<none> <none> 5287e66b019c 36 seconds ago 214MB
<none> <none> 8c7290a5c87e 37 seconds ago 214MB
<none> <none> 22ca0b2f6424 42 seconds ago 109MB
<none> <none> 131b3e6f34e7 47 seconds ago 4.15MB
alpine latest 3fd9065eaf02 2 months ago 4.15MB

The first one, ’22ca0b2f6424′ is from the step 3 which added the 100MB file
The second one ‘8c7290a5c87e’ is from the 4th step which copied the file, bringing the image to 200MB
The third one ‘5287e66b019c’ is from the 5th step which removed the file. I didn’t increase the size but didn’t remove anything either.
The fourth one ‘f508f426f70e’ is from the 6th step which renamed the file. But this, for docker, is like copying to a new layer and that adds 100MB
Finally, the 7th step appended only 100MB, but this finally resulted to copy the full 200MB file to the new layer

We can see all those operations, and size added at each step, from the image history:

[root@VM121 docker]# docker image history franck/demo
IMAGE CREATED CREATED BY SIZE COMMENT
f98304641c54 1 second ago /bin/sh -c dd if=/dev/urandom of=file2.100M … 210MB
f508f426f70e 27 seconds ago /bin/sh -c mv file1.100M file2.100M 105MB
5287e66b019c 36 seconds ago /bin/sh -c rm file0.100M 0B
8c7290a5c87e 37 seconds ago /bin/sh -c cp file0.100M file1.100M 105MB
22ca0b2f6424 42 seconds ago /bin/sh -c #(nop) ADD file:339435a18aeeb1b69… 105MB
131b3e6f34e7 47 seconds ago /bin/sh -c #(nop) WORKDIR /var/tmp 0B
3fd9065eaf02 2 months ago /bin/sh -c #(nop) CMD ["/bin/sh"] 0B
<missing> 2 months ago /bin/sh -c #(nop) ADD file:093f0723fa46f6cdb… 4.15MB

All in one RUN

One workaround is to run everything in the same layer. Personally, I don’t like it because I don’t get the point of using a Dockerfile for just running one script.
So, here is the Dockerfile with only one RUN command:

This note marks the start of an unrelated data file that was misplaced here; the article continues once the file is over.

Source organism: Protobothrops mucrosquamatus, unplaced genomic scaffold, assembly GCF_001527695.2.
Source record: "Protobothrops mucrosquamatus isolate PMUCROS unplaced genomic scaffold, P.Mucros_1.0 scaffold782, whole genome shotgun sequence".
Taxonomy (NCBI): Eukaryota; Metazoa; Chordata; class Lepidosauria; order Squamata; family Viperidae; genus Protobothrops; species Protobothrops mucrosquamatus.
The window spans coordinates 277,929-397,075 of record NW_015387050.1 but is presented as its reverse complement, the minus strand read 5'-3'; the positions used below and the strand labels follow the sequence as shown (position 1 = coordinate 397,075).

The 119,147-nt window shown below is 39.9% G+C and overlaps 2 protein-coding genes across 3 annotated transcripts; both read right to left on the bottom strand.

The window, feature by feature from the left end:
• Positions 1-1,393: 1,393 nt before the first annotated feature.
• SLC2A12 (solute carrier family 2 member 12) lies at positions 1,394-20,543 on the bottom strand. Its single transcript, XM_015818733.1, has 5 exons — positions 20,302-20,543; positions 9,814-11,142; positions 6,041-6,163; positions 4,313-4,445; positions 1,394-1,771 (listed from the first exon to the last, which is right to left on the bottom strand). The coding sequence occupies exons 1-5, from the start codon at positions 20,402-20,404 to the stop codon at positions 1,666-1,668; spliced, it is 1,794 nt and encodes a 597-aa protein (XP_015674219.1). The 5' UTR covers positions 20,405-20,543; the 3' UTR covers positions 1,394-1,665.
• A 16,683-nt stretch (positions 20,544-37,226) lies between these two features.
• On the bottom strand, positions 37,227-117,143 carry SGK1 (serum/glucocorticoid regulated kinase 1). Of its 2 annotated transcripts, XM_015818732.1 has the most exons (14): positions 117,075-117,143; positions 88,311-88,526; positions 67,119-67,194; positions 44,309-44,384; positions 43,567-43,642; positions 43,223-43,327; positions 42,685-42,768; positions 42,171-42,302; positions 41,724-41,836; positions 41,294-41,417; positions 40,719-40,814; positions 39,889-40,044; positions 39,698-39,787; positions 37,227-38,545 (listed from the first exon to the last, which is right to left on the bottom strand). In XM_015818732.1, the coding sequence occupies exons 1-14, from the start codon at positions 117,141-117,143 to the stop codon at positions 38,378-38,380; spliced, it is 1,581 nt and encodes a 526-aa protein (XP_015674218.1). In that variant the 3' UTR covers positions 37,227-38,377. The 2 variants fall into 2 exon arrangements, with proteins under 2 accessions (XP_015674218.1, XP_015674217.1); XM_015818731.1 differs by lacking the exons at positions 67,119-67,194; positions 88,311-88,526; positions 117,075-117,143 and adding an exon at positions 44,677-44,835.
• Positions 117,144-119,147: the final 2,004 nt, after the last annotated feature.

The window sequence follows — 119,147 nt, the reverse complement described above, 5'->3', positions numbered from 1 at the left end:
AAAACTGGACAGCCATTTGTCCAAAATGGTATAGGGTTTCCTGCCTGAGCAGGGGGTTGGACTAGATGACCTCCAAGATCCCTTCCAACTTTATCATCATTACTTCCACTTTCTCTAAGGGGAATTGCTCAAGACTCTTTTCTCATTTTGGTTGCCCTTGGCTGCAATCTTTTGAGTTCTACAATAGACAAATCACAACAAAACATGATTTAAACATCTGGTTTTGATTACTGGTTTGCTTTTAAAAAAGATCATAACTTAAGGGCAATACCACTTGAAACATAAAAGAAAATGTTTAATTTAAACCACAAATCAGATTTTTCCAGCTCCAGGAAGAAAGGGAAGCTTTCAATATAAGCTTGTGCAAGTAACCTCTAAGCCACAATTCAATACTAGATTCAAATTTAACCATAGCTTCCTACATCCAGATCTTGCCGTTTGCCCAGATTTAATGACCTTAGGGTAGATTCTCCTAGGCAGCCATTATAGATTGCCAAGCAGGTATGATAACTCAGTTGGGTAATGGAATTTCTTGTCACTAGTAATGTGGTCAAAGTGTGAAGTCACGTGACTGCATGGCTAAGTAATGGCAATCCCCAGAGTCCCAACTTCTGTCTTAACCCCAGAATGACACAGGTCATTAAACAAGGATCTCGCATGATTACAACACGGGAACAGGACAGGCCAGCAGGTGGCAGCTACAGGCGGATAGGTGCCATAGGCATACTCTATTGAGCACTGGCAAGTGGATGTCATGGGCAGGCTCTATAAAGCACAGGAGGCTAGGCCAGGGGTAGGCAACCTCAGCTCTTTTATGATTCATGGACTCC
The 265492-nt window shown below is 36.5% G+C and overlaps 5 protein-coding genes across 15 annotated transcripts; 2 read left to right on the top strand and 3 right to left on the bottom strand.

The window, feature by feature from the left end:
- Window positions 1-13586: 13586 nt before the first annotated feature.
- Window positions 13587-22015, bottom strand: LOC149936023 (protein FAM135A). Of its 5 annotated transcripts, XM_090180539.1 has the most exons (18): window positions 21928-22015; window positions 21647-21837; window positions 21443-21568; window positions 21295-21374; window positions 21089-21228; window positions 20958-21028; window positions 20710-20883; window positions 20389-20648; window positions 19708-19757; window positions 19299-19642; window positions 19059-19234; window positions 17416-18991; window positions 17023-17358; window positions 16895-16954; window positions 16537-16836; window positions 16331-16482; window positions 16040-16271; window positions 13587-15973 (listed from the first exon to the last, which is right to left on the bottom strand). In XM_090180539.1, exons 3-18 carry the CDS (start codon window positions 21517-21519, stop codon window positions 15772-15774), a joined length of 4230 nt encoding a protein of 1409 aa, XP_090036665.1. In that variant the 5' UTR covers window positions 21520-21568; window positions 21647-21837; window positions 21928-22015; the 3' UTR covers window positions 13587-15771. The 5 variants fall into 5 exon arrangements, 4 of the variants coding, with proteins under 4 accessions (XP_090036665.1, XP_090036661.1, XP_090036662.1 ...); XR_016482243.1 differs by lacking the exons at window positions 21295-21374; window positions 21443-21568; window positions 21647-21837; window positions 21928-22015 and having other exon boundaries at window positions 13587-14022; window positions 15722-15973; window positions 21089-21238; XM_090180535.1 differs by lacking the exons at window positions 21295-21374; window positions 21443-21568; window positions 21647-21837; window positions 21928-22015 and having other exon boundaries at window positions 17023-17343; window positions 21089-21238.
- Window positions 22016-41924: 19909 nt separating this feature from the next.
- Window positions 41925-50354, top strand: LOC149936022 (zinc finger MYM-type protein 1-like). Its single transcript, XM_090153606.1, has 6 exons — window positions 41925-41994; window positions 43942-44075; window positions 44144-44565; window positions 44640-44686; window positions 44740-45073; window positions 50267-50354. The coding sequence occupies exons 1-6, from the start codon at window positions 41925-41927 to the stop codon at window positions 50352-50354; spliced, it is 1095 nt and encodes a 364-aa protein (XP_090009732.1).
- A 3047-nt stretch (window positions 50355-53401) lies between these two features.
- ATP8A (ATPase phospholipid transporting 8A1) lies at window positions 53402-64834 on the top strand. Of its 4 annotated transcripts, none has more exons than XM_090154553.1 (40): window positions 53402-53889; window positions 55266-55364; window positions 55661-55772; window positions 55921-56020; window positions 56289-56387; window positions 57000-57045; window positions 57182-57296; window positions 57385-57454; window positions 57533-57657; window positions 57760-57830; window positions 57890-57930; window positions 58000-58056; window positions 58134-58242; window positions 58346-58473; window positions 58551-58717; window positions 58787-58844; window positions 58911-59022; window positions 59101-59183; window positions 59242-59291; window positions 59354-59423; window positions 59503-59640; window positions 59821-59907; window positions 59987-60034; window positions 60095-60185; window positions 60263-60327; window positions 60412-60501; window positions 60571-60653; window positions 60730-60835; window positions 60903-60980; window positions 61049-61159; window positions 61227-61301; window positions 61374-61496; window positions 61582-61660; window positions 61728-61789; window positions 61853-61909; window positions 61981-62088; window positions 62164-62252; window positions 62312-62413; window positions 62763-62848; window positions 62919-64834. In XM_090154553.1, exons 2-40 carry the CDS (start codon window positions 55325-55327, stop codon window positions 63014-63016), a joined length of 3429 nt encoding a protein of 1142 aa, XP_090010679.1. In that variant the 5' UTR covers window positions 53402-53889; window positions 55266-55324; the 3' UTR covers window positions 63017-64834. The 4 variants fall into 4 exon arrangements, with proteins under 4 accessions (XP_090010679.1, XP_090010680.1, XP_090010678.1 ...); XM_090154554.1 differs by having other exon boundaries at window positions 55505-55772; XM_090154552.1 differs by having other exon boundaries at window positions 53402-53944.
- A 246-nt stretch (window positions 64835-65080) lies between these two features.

FROM alpine:latest as staging
WORKDIR /var/tmp
ADD file0.100M .
RUN cp file0.100M file1.100M \
&& rm file0.100M \
&& mv file1.100M file2.100M \
&& dd if=/dev/urandom of=file2.100M seek=100 count=100 bs=1M

The build is similar except that there are fewer steps:

[root@VM121 docker]# docker image build -t franck/demo /var/tmp/demo
Sending build context to Docker daemon 104.9MB
Step 1/4 : FROM alpine:latest as staging
latest: Pulling from library/alpine
ff3a5c916c92: Pull complete
Digest: sha256:7df6db5aa61ae9480f52f0b3a06a140ab98d427f86d8d5de0bedab9b8df6b1c0
Status: Downloaded newer image for alpine:latest
---> 3fd9065eaf02
Step 2/4 : WORKDIR /var/tmp
Removing intermediate container 707644c15547
---> d4528b28c85e
Step 3/4 : ADD file0.100M .
---> e26215766e75
Step 4/4 : RUN cp file0.100M file1.100M && rm file0.100M && mv file1.100M file2.100M && dd if=/dev/urandom of=file2.100M seek=100 count=100 bs=1M
---> Running in 49c2774851f4
100+0 records in
100+0 records out
Removing intermediate container 49c2774851f4
---> df614ac1b6b3
Successfully built df614ac1b6b3
Successfully tagged franck/demo:latest

This leaves us with a smaller space usage::

[root@VM121 docker]# df -hT /var/lib/docker
Filesystem Type Size Used Avail Use% Mounted on
/dev/sdc xfs 80G 340M 80G 1% /var/lib/docker

The image is smaller, but still larger than the final state (a 300MB image for only one 200MB file):

[root@VM121 docker]# docker image ls
REPOSITORY TAG IMAGE ID CREATED SIZE
franck/demo latest df614ac1b6b3 Less than a second ago 319MB
alpine latest 3fd9065eaf02 2 months ago 4.15MB

This is because we have grouped the RUN steps, but the ADD has its own layer, adding a file that is removed later:

[root@VM121 docker]# docker image ls -a
REPOSITORY TAG IMAGE ID CREATED SIZE
franck/demo latest df614ac1b6b3 Less than a second ago 319MB
<none> <none> e26215766e75 20 seconds ago 109MB
<none> <none> d4528b28c85e 22 seconds ago 4.15MB
alpine latest 3fd9065eaf02 2 months ago 4.15MB